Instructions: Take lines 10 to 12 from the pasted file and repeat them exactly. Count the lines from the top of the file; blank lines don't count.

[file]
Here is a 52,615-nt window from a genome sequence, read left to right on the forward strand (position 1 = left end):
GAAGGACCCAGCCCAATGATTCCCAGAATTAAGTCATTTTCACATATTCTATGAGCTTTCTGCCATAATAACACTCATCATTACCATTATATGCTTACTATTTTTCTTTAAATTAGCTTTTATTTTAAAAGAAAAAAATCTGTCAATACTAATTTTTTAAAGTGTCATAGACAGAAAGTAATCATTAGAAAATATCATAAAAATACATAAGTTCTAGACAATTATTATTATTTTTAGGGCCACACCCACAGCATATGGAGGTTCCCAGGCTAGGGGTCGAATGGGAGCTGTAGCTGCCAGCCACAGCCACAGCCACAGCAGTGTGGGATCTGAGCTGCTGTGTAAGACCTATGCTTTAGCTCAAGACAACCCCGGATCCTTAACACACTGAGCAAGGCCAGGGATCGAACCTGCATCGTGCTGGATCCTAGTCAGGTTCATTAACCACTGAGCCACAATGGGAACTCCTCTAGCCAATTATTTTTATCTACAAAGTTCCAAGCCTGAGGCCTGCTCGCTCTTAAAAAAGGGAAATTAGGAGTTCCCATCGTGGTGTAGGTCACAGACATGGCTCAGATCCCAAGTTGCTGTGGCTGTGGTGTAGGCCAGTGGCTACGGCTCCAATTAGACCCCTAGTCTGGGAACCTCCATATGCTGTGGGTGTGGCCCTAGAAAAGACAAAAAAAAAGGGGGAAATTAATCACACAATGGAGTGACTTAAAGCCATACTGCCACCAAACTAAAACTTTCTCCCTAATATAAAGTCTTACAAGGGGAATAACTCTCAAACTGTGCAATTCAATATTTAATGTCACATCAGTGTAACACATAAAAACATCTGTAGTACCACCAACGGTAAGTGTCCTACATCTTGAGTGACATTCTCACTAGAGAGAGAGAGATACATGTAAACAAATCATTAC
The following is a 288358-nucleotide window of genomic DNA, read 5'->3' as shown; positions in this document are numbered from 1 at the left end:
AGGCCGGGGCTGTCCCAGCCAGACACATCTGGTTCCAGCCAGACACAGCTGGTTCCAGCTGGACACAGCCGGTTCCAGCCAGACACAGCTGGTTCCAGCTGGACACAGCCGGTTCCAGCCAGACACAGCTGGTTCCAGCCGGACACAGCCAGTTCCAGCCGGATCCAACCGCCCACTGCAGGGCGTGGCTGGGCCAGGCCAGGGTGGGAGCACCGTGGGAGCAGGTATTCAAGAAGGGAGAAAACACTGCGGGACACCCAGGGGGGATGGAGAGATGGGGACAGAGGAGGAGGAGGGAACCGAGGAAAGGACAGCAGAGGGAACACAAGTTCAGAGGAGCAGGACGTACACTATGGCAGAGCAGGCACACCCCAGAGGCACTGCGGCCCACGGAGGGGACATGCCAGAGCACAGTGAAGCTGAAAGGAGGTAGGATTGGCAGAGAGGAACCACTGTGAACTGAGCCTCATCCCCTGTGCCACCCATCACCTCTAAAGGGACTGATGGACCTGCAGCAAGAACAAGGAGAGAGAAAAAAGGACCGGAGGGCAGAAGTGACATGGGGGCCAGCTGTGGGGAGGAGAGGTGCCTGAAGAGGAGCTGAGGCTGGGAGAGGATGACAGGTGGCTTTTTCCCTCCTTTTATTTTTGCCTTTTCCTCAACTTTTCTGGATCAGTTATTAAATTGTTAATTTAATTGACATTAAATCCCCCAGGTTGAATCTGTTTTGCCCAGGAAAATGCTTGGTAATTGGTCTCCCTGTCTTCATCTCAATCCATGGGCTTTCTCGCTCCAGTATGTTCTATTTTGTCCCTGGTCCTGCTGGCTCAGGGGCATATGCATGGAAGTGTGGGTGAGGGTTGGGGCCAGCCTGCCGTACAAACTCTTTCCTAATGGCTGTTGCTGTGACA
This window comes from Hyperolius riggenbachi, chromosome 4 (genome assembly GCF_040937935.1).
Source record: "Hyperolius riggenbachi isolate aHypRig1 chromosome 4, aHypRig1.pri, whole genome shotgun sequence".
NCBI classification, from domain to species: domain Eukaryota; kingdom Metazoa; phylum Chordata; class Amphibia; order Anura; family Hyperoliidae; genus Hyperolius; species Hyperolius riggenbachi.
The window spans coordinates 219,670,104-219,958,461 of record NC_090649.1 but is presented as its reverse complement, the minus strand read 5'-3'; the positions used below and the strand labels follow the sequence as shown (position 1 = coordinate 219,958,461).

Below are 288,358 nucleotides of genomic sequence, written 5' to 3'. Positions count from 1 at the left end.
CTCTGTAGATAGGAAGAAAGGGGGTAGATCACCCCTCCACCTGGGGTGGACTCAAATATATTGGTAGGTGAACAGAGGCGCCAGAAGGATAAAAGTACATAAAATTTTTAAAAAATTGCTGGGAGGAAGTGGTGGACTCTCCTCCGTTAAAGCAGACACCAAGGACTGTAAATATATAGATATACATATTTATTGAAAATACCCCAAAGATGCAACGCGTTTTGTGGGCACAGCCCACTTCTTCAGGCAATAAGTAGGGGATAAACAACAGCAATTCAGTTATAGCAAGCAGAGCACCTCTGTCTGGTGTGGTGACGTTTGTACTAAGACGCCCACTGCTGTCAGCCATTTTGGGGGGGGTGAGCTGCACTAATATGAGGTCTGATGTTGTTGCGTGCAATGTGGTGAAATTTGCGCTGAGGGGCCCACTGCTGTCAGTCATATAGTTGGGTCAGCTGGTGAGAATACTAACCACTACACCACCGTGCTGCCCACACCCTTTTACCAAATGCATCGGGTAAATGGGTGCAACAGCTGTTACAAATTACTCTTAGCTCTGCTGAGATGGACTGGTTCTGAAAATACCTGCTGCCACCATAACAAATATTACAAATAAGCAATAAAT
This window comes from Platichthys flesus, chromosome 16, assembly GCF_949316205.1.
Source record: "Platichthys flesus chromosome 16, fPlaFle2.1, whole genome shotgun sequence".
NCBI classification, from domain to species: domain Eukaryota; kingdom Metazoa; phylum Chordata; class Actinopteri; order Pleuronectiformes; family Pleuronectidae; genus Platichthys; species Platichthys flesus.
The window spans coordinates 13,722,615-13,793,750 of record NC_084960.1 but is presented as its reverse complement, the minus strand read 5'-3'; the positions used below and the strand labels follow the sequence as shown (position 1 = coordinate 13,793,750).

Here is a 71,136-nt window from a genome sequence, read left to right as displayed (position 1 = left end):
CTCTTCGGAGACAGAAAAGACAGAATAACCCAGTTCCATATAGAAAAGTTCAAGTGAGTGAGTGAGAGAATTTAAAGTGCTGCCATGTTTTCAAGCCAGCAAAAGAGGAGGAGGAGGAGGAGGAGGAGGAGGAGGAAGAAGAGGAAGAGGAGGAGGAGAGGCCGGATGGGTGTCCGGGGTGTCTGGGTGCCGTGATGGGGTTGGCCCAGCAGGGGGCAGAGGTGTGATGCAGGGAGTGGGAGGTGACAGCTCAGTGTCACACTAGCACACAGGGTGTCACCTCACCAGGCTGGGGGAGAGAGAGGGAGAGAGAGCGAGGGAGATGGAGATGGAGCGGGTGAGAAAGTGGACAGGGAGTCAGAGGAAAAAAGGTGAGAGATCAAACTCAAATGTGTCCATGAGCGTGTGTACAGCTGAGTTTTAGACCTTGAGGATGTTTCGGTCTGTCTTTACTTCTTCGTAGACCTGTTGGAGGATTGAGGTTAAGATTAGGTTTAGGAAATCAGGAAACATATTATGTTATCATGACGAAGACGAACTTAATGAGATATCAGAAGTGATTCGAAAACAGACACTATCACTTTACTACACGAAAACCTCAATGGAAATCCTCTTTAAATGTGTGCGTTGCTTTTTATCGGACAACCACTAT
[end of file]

CTCTGTAGATAGGAAGAAAGGGGGTAGATCACCCCTCCACCTGGGGTGGACTCAAATATATTGGTAGGTGAACAGAGGCGCCAGAAGGATAAAAGTACATAAAATTTTTAAAAAATTGCTGGGAGGAAGTGGTGGACTCTCCTCCGTTAAAGCAGACACCAAGGACTGTAAATATATAGATATACATATTTATTGAAAATACCCCAAAGATGCAACGCGTTTTGTGGGCACAGCCCACTTCTTCAGGCAATAAGTAGGGGATAAACAACAGCAATTCAGTTATAGCAAGCAGAGCACCTCTGTCTGGTGTGGTGACGTTTGTACTAAGACGCCCACTGCTGTCAGCCATTTTGGGGGGGGTGAGCTGCACTAATATGAGGTCTGATGTTGTTGCGTGCAATGTGGTGAAATTTGCGCTGAGGGGCCCACTGCTGTCAGTCATATAGTTGGGTCAGCTGGTGAGAATACTAACCACTACACCACCGTGCTGCCCACACCCTTTTACCAAATGCATCGGGTAAATGGGTGCAACAGCTGTTACAAATTACTCTTAGCTCTGCTGAGATGGACTGGTTCTGAAAATACCTGCTGCCACCATAACAAATATTACAAATAAGCAATAAAT
This window comes from Platichthys flesus, chromosome 16, assembly GCF_949316205.1.
Source record: "Platichthys flesus chromosome 16, fPlaFle2.1, whole genome shotgun sequence".